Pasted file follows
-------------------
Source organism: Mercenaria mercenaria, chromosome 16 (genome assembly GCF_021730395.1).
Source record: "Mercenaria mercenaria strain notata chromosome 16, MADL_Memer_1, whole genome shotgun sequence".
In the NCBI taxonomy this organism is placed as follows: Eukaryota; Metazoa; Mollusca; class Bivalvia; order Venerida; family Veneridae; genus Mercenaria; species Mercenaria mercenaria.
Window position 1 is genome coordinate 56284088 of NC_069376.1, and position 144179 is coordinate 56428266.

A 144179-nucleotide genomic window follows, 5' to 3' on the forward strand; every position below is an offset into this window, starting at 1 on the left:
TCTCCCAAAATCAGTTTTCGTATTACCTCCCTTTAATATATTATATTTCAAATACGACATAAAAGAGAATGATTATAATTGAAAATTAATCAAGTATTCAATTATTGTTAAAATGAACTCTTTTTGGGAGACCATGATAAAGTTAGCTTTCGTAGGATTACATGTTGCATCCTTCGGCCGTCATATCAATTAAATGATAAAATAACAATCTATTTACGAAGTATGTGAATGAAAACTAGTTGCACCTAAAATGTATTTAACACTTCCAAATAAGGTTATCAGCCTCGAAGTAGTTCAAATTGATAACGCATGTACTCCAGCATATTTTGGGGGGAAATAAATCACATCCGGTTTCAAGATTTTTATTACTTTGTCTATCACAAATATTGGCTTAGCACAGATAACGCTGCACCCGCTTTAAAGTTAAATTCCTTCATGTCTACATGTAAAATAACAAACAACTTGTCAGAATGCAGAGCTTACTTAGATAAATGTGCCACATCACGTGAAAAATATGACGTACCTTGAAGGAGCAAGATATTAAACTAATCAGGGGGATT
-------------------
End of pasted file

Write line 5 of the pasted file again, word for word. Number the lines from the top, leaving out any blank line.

A 144179-nucleotide genomic window follows, 5' to 3' on the forward strand; every position below is an offset into this window, starting at 1 on the left: